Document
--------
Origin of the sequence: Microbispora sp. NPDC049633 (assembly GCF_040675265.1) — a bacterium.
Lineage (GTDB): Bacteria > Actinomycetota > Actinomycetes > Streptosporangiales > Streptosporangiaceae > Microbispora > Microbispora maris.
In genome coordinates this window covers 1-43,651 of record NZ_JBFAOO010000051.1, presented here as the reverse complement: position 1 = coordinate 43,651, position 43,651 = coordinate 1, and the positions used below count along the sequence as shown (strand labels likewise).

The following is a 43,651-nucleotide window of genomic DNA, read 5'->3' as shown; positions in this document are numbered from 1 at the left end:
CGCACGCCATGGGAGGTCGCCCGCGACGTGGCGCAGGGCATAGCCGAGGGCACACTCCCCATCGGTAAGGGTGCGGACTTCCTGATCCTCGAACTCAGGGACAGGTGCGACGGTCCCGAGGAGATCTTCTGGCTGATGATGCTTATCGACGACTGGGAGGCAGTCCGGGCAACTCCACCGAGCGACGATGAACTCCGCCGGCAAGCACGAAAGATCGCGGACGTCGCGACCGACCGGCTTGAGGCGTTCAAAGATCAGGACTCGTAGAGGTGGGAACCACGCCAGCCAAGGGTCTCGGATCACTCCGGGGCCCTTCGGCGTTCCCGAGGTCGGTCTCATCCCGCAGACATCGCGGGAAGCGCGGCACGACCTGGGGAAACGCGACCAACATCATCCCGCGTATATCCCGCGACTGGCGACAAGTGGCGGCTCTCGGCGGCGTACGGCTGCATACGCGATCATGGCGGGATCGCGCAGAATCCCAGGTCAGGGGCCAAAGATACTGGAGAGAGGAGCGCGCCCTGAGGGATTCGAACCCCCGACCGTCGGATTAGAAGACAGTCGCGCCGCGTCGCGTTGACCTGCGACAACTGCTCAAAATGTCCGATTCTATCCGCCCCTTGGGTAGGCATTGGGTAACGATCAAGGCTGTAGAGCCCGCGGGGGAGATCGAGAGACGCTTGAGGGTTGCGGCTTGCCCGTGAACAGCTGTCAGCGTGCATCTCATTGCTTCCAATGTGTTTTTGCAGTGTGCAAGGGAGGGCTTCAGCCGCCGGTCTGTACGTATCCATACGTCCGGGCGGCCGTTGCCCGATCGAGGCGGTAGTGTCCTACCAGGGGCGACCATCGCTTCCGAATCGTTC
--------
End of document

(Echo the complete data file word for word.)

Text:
Origin of the sequence: Microbispora sp. NPDC049633 (assembly GCF_040675265.1) — a bacterium.
Lineage (GTDB): Bacteria > Actinomycetota > Actinomycetes > Streptosporangiales > Streptosporangiaceae > Microbispora > Microbispora maris.
In genome coordinates this window covers 1-43,651 of record NZ_JBFAOO010000051.1, presented here as the reverse complement: position 1 = coordinate 43,651, position 43,651 = coordinate 1, and the positions used below count along the sequence as shown (strand labels likewise).

The following is a 43,651-nucleotide window of genomic DNA, read 5'->3' as shown; positions in this document are numbered from 1 at the left end:
CGCACGCCATGGGAGGTCGCCCGCGACGTGGCGCAGGGCATAGCCGAGGGCACACTCCCCATCGGTAAGGGTGCGGACTTCCTGATCCTCGAACTCAGGGACAGGTGCGACGGTCCCGAGGAGATCTTCTGGCTGATGATGCTTATCGACGACTGGGAGGCAGTCCGGGCAACTCCACCGAGCGACGATGAACTCCGCCGGCAAGCACGAAAGATCGCGGACGTCGCGACCGACCGGCTTGAGGCGTTCAAAGATCAGGACTCGTAGAGGTGGGAACCACGCCAGCCAAGGGTCTCGGATCACTCCGGGGCCCTTCGGCGTTCCCGAGGTCGGTCTCATCCCGCAGACATCGCGGGAAGCGCGGCACGACCTGGGGAAACGCGACCAACATCATCCCGCGTATATCCCGCGACTGGCGACAAGTGGCGGCTCTCGGCGGCGTACGGCTGCATACGCGATCATGGCGGGATCGCGCAGAATCCCAGGTCAGGGGCCAAAGATACTGGAGAGAGGAGCGCGCCCTGAGGGATTCGAACCCCCGACCGTCGGATTAGAAGACAGTCGCGCCGCGTCGCGTTGACCTGCGACAACTGCTCAAAATGTCCGATTCTATCCGCCCCTTGGGTAGGCATTGGGTAACGATCAAGGCTGTAGAGCCCGCGGGGGAGATCGAGAGACGCTTGAGGGTTGCGGCTTGCCCGTGAACAGCTGTCAGCGTGCATCTCATTGCTTCCAATGTGTTTTTGCAGTGTGCAAGGGAGGGCTTCAGCCGCCGGTCTGTACGTATCCATACGTCCGGGCGGCCGTTGCCCGATCGAGGCGGTAGTGTCCTACCAGGGGCGACCATCGCTTCCGAATCGTTC